NOWADAYS known mostly to her fans as a commentator on Sky News, Peta Credlin, formerly chief of staff for then prime minister Tony Abbott, headlined WIZO Victoria’s Rae and Tom Mandel Memorial Breakfast with a passionate tribute to Israel, a condemnation of the Greens, and sideswipes at sections of the ALP.
Credlin told the November 12 event that “some of the most profound and spiritual moments in my entire life occurred when I visited Israel”.
Explaining that during Abbott’s prime ministership, she sat in on security meetings that decided to send Australian military support into the fight against ISIS, she said, “I know all that and I still can’t fathom what my political counterparts go through on a daily basis working for the Israeli prime minister or working inside the Knesset.”
Lauding Israel as the Middle East’s “only liberal, pluralist democracy”, she lamented that “sadly not everyone sees it like that”, and described British Labour Party leader Jeremy Corbyn as “one of the most antisemitic leaders of any western nation we have seen in the post-World War II political climate”.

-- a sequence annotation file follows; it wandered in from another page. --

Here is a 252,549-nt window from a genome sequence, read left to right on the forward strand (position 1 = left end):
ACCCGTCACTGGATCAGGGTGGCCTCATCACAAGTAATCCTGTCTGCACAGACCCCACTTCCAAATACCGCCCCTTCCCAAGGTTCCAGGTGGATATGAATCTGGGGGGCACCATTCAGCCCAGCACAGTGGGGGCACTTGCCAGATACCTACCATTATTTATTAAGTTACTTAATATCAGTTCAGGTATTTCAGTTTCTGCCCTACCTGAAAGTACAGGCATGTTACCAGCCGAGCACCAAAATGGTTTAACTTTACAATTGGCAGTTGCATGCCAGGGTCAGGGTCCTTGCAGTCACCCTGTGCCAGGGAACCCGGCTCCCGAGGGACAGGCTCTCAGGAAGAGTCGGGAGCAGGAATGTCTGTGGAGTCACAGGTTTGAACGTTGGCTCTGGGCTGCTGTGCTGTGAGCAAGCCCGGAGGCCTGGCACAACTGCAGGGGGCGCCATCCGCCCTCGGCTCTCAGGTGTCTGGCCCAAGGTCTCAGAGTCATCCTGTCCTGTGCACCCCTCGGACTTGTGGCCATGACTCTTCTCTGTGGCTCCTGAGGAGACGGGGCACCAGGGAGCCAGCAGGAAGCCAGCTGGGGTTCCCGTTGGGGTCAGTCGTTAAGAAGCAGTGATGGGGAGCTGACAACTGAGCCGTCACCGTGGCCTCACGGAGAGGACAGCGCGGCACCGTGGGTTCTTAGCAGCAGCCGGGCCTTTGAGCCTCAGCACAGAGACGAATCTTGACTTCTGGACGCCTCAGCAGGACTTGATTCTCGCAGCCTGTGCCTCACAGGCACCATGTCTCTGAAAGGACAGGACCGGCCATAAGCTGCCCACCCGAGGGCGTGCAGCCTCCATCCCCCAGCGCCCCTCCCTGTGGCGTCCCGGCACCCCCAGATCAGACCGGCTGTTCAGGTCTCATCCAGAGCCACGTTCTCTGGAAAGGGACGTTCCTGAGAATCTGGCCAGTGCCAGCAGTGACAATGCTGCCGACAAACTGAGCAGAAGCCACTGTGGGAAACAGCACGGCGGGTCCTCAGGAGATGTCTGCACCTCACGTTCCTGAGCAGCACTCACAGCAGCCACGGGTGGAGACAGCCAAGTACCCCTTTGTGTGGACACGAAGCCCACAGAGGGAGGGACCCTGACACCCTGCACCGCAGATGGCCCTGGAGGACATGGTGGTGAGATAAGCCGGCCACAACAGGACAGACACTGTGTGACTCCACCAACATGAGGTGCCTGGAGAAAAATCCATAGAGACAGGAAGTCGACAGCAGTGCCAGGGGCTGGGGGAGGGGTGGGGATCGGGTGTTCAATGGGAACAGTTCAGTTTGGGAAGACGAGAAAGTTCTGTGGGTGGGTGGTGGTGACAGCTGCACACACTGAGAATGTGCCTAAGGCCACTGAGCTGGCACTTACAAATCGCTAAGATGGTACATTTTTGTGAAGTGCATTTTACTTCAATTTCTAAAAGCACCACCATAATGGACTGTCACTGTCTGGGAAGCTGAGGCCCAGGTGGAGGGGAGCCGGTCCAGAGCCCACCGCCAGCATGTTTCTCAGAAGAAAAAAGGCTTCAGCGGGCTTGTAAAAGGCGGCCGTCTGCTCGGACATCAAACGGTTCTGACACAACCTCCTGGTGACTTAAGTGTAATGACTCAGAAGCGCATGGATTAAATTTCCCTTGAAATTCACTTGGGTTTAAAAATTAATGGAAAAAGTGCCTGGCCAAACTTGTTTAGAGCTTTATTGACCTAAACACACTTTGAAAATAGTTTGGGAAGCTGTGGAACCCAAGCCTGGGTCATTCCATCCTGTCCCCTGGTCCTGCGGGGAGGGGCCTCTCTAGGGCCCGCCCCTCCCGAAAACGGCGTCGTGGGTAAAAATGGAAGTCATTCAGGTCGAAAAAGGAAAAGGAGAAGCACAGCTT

However, the ALP – particularly in NSW – was also in Credlin’s sights, as its “once strong position of support for Israel has been eroded”. Former federal leader Bill Shorten is “a great friend of Israel” but current leader Anthony Albanese “is on the left”. Meanwhile, she said “a number of seats in western Sydney have a high Islamic vote and [Muslims] are being courted”.
The Greens, she said, campaign against Israel with “smear and disinformation” and “the Greens’ hatred of Israel is visceral”.
Credlin said Israel has a lot to teach Australia, which “has lost its cultural self-confidence and is far too inclined to apologise for itself”.
Former senator Fraser Anning (who as a senator stood with neo-Nazi demonstrators at a rally and in Parliament called for a “final solution” to Muslim immigration) was an “outlier” of Australian politics “mocked by the media class”, said Credlin, and her real concern is over “programmed antisemitism … from the hard left, the Greens in particular”.
Credlin criticised the national education curriculum for not including Holocaust education until year 10, and then only mandatory in NSW. “It seems our focus on antisemitism has fallen away.”
Master of ceremonies Jeremy Rosens gave an update on the Jonas Dormitory, an Israeli post-hospital unit for children needing psychological and psychiatric services, which remains the last unrenovated section of the WIZO Australia-sponsored Ahuzat Yeladim refuge and rehabilitation centre.